- Linturi was arrested in Eldoret on Sunday and transferred to the Directorate of Criminal Investigations headquarters.
- The lawmaker is also expected to appear before the National Cohesion and Integration Commission on Wednesday over the utterances.
ODM leader Raila Odinga on Sunday hit back at Deputy President William Ruto's Tangatanga brigade daring them to mete attacks on their critics in the perceived UDA bases.
The ODM leader condemned the utterances by Meru Senator Mithika Linturi and those by his colleagues in the Ruto-led UDA party saying reckless and incendiary remarks will not be tolerated.
Raila, during a meeting with mothers of ex-Nyayo detainees in Kiambu, dismissed the defence mounted by Tangatanga that the Linturi sentiments were taken out of context.
"We know the language of incitement when we hear it. We heard what they said in Eldoret. My message to them is, try and see."
Raila assured Kenyans of peace saying President Uhuru Kenyatta cannot compromise the safety of citizens.
"There is no joke about this. Every Kenyan will be safe during the election. Every Kenyan has a right to live wherever they want…not because of sympathy or approval of anyone," the former PM added.
"Every Kenyan will be protected by the government. You can’t keep warning people. We will protect all Kenyans. There is no compromise," Raila said.
Linturi was arrested in Eldoret on Sunday and transferred to the Directorate of Criminal Investigations headquarters after the "madoadoa" remark.
The lawmaker is also expected to appear before the National Cohesion and Integration Commission on Wednesday over the utterances.
Ruto’s Tangatanga team has come under fire over the deemed reckless statement by the Meru Senator during a UDA rally in Eldoret.
Leaders from all walks of life, including some UDA backers, joined Raila in condemning the utterances.
They held the general view that such talk could spark poll chaos as was experienced during the 2007 general election.
Over 1,300 died and over 600,000 were displaced internally by the events. Eldoret was one of the worst-hit areas during the fracas.
Those who spoke demanded that the investigations should not only focus on the utterances but also on the perceived sponsors.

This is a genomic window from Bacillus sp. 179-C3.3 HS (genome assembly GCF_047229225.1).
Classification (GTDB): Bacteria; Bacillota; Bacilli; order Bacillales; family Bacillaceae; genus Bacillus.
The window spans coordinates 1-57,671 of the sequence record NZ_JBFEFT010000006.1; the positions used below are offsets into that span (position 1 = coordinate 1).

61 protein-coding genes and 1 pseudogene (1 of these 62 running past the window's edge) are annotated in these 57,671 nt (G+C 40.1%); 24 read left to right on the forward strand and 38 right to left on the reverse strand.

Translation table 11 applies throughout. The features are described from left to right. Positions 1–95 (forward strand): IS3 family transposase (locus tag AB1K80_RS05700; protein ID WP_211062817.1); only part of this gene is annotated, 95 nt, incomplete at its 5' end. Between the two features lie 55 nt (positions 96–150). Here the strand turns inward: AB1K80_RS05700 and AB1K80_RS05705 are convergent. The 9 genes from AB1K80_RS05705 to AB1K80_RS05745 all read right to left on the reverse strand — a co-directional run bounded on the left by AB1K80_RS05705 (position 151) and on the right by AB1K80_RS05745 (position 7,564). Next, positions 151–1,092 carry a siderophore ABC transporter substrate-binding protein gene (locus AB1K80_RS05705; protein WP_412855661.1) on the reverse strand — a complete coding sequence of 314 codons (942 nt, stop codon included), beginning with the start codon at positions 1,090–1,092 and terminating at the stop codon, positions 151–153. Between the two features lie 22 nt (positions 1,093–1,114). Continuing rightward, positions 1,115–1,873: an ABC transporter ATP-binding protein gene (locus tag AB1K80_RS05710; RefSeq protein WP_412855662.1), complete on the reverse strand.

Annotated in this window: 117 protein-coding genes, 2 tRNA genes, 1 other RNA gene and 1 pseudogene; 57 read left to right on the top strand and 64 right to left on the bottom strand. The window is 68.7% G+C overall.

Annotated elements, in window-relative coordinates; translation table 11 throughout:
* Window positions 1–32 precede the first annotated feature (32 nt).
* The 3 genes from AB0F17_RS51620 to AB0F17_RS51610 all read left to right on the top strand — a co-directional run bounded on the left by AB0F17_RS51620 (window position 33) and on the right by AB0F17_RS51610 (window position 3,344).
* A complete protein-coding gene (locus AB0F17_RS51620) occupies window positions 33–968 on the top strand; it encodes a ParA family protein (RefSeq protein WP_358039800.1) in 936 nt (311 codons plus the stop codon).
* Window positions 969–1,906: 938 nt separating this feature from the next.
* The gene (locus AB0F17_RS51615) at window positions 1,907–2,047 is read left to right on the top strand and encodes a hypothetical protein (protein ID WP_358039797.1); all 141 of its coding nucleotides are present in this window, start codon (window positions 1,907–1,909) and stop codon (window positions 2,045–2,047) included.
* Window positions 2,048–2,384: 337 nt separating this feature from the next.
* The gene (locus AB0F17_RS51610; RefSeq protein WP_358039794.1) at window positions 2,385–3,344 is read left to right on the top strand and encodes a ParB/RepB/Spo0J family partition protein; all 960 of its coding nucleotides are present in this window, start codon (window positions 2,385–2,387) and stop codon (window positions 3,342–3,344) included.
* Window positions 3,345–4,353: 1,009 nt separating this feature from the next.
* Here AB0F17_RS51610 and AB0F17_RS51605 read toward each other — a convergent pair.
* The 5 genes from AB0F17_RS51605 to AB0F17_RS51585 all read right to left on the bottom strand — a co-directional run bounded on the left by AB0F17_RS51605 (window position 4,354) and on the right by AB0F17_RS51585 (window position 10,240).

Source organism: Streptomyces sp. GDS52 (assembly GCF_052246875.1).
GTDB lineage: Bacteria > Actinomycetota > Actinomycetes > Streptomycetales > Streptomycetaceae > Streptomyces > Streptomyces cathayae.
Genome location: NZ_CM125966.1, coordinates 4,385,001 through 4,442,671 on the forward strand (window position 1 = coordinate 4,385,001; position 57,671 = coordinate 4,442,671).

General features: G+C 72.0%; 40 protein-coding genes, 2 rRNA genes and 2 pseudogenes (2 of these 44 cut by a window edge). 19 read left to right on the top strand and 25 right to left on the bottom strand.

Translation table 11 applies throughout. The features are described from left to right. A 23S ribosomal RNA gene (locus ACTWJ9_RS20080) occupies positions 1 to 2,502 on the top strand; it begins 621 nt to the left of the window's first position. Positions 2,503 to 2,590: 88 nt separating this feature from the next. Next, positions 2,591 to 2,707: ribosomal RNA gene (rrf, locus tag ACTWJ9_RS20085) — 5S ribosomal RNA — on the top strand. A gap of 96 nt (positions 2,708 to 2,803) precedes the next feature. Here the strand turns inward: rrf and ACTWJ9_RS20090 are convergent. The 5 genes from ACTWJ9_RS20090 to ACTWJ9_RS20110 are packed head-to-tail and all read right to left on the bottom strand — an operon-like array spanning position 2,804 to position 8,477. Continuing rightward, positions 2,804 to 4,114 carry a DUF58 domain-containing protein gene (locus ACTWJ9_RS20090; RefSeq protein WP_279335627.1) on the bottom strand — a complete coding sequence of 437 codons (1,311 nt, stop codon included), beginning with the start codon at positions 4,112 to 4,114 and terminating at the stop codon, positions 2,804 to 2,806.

“It is such statements that led to the unfortunate massacre of people in the Kiambaa church on January 1, 2008, not very far from where Senator Linturi was speaking. To claim ignorance of such important matters cannot be allowed as a refuge,” ex-Gatanga MP Peter Kenneth said.
“No Kenyan of goodwill, from any walk of life, would want to revisit such a dark past in our country’s history. No doubt, such remarks greatly impact Kenyans, especially those who still live with the scars of losing loved ones in the violence occasioned by such remarks,” he added.
Kenneth said, “It is not enough to say that leaders must refrain from such utterances; they must also be held to account for their words.”
Laikipia Governor Ndiritu Muriithi, who is also Raila Odinga’s campaign committee chair, said the sentiments were dangerous and could lead to violence if not tamed.
“We have to shun politicians who incite people to cause violence and do not respect the rule of law and independent institutions,” the county chief said.
Lawyer Ahmednasir Abdullahi and David Ndii are among UDA sympathisers who castigated the sentiments even as a number of party insiders defended Linturi.
“Kalejins in the Rift Valley like all Kenyans have a constitutional right to vote for a presidential candidate of their choice other than DP Ruto. It is on that note that we must all condemn the madoadoa comment by Senator Linturi. Let the people decide,” he said in a tweet.